We put the first part of the output with repeated-targets for the first place of the iteration; this is ProEdit. ProEdit is repeated until the overall F1 score goes up. The result is organized in Table 1. The overall F1 score reached the highest with ProEdit-1-First for ToTTo. For WIKITABLET, ProEdit-1-First F1 score was higher than the no-repeated-target, but lower than the Asymmetric Generation-First. In both datasets, the recall values of the first part increased steadily as ProEdit was repeated.
Our method was evaluated on the test set of ToTTo (Table 2). Using ProEdit-1-First, we achieved the state-of-the-art on PARENT score for the test set.
|Pointer-Generator (See et al., 2017)||41.6||51.6|
|T5-based (Kale and Rastogi, 2020)||49.5||58.4|
|PlanGen (Su et al., 2021)||49.2||58.7|
Recall and Length. In general, a longer sentence increases the recall value. The first part of Asymmetric Generation and ProEdit have longer sentences than the reference. For fair comparison, similar output lengths are generated using beam search and minimum length settings (Table 3). For beam search, the longest sentence is selected. However, selecting the longest sentence in the beam search rather reduced the recall value. In minimum length settings, the probability of the EOS token is zero until the output reaches a certain length. Setting the minimum length improves both length and recall values, but dramatically reduces precision. which led to a steady decrease in the overall F1 score. Our proposed method can improve the overall F1 score since the precision decreases slightly.
Asymmetric Generation. We conducted repeated target sentences experiment using ToTTo on another model: GPT-2(Radford et al., 2019). Asymmetric Generation also occurs (Table 4), so it is not a phenomenon that occurs only in the T5 model.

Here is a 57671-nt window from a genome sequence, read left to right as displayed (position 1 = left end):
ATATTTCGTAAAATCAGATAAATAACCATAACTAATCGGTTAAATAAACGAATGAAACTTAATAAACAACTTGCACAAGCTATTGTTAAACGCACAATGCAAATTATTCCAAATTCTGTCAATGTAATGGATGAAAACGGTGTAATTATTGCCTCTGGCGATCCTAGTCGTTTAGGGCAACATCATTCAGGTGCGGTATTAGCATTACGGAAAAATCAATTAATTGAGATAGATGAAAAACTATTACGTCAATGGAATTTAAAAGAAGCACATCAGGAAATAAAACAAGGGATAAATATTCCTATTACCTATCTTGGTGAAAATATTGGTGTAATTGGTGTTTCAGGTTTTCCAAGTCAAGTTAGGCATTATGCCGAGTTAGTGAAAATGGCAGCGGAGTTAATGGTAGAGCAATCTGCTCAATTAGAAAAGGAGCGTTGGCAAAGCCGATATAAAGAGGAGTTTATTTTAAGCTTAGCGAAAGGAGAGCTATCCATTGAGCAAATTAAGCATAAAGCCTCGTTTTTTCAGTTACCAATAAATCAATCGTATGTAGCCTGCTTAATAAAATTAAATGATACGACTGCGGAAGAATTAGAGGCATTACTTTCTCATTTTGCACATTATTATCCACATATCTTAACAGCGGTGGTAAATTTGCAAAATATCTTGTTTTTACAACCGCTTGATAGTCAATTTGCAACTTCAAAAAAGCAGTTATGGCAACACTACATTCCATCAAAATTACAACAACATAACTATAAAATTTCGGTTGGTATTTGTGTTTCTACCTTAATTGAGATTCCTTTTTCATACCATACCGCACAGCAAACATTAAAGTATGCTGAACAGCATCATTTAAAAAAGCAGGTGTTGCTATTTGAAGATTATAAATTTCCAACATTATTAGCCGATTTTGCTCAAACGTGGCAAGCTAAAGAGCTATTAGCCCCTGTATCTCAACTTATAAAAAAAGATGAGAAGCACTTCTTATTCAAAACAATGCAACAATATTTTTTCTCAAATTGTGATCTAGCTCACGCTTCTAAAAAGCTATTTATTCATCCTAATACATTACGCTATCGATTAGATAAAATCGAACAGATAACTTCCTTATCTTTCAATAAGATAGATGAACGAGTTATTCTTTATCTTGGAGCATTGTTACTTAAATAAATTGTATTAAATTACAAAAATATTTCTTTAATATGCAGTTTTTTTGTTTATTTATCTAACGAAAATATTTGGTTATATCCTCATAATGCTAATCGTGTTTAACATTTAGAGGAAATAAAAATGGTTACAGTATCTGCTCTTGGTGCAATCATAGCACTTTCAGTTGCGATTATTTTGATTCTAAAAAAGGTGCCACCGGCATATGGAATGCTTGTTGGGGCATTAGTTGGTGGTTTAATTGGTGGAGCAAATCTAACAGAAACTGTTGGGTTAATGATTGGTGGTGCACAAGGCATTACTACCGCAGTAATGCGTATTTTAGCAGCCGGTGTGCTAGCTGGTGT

|Beam size 5||45.8||77.78||49.57||56.86||88.24|
|Beam size 11||44.3||77.02||49.24||56.48||90.65|
|min length 20||45.9||77.78||51.32||58.17||89.27|
|min length 25||40||74.48||52.13||57.61||101.98|
|min length 30||34.6||71.22||52.68||56.74||116.79|
In this paper, we proposed Progressive Edit (ProEdit) process for D2T generation. It utilizes Asymmetric Generation to improve recall. We obtained the new state-of-the-art result on ToTTo.
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Appendix A Examples of generated results
|In 723, Jamri was the King of Sunda.|
|No-Repeated-Target||Sanjaya (r. 723–732) was the ruler of the Sunda Kingdom.|
|Asymmetric Generation-First||In 723, Sanjaya, Harisdarma and Rakeyan Jamri were the rulers of the Sunda Kingdom.|
|As of the census of 2010, there were 3,468 people residing in Herculaneum, Missouri.|
|No-Repeated-Target||The population of Herculaneum was 3,468 at the 2010 census.|
|Asymmetric Generation-First||As of the census of 2010, there were 3,468 people residing in the Herculaneum.|
|ProEdit-1-First||As of the census of 2010, there were 3,468 people residing in Herculaneum, Missouri.|
Appendix B Rules for post-processing
When lengthened targets were given, but divided by a <SEP> token, the output of the model sometimes did not produce a <SEP> token or generated several. We divided the first part and the second part into the following rules.
If <SEP> does not occur:
the first part = generated sentence
the second part = generated sentence
If [SEP] occurs once:
the first part = generated sentence_1
the second part = generated sentence_2
If [SEP] occurs serveral:
the first part = generated sentence_1
the second part = generated sentence_1